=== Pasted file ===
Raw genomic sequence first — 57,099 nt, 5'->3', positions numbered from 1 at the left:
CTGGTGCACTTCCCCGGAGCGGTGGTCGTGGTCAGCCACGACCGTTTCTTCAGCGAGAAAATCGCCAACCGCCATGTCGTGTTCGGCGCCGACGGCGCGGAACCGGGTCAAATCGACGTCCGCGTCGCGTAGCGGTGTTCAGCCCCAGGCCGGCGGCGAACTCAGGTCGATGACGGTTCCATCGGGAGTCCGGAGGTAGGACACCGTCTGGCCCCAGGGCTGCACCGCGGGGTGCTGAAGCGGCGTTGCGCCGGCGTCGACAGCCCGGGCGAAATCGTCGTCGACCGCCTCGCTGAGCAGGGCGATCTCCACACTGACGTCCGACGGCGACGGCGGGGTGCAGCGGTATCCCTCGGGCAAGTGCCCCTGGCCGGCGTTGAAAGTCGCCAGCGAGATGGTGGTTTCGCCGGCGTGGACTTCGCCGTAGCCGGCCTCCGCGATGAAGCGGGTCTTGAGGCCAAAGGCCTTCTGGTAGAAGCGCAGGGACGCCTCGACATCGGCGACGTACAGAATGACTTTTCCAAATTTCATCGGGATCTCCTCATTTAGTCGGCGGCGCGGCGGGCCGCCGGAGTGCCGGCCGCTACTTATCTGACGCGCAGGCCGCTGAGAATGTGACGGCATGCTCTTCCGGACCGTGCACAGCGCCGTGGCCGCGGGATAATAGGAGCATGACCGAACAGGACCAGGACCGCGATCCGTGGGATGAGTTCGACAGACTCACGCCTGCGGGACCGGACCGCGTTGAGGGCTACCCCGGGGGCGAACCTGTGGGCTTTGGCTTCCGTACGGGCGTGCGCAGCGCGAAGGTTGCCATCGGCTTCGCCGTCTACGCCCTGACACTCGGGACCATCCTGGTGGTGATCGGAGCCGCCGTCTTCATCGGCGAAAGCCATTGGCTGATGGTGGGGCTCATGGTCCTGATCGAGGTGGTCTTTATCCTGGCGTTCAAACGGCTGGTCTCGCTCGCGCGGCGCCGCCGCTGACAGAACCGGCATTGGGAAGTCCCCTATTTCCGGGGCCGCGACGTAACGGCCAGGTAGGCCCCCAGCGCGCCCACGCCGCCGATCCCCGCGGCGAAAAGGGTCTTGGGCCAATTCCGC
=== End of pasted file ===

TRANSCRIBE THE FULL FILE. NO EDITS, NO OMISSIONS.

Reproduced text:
Raw genomic sequence first — 57,099 nt, 5'->3', positions numbered from 1 at the left:
CTGGTGCACTTCCCCGGAGCGGTGGTCGTGGTCAGCCACGACCGTTTCTTCAGCGAGAAAATCGCCAACCGCCATGTCGTGTTCGGCGCCGACGGCGCGGAACCGGGTCAAATCGACGTCCGCGTCGCGTAGCGGTGTTCAGCCCCAGGCCGGCGGCGAACTCAGGTCGATGACGGTTCCATCGGGAGTCCGGAGGTAGGACACCGTCTGGCCCCAGGGCTGCACCGCGGGGTGCTGAAGCGGCGTTGCGCCGGCGTCGACAGCCCGGGCGAAATCGTCGTCGACCGCCTCGCTGAGCAGGGCGATCTCCACACTGACGTCCGACGGCGACGGCGGGGTGCAGCGGTATCCCTCGGGCAAGTGCCCCTGGCCGGCGTTGAAAGTCGCCAGCGAGATGGTGGTTTCGCCGGCGTGGACTTCGCCGTAGCCGGCCTCCGCGATGAAGCGGGTCTTGAGGCCAAAGGCCTTCTGGTAGAAGCGCAGGGACGCCTCGACATCGGCGACGTACAGAATGACTTTTCCAAATTTCATCGGGATCTCCTCATTTAGTCGGCGGCGCGGCGGGCCGCCGGAGTGCCGGCCGCTACTTATCTGACGCGCAGGCCGCTGAGAATGTGACGGCATGCTCTTCCGGACCGTGCACAGCGCCGTGGCCGCGGGATAATAGGAGCATGACCGAACAGGACCAGGACCGCGATCCGTGGGATGAGTTCGACAGACTCACGCCTGCGGGACCGGACCGCGTTGAGGGCTACCCCGGGGGCGAACCTGTGGGCTTTGGCTTCCGTACGGGCGTGCGCAGCGCGAAGGTTGCCATCGGCTTCGCCGTCTACGCCCTGACACTCGGGACCATCCTGGTGGTGATCGGAGCCGCCGTCTTCATCGGCGAAAGCCATTGGCTGATGGTGGGGCTCATGGTCCTGATCGAGGTGGTCTTTATCCTGGCGTTCAAACGGCTGGTCTCGCTCGCGCGGCGCCGCCGCTGACAGAACCGGCATTGGGAAGTCCCCTATTTCCGGGGCCGCGACGTAACGGCCAGGTAGGCCCCCAGCGCGCCCACGCCGCCGATCCCCGCGGCGAAAAGGGTCTTGGGCCAATTCCGC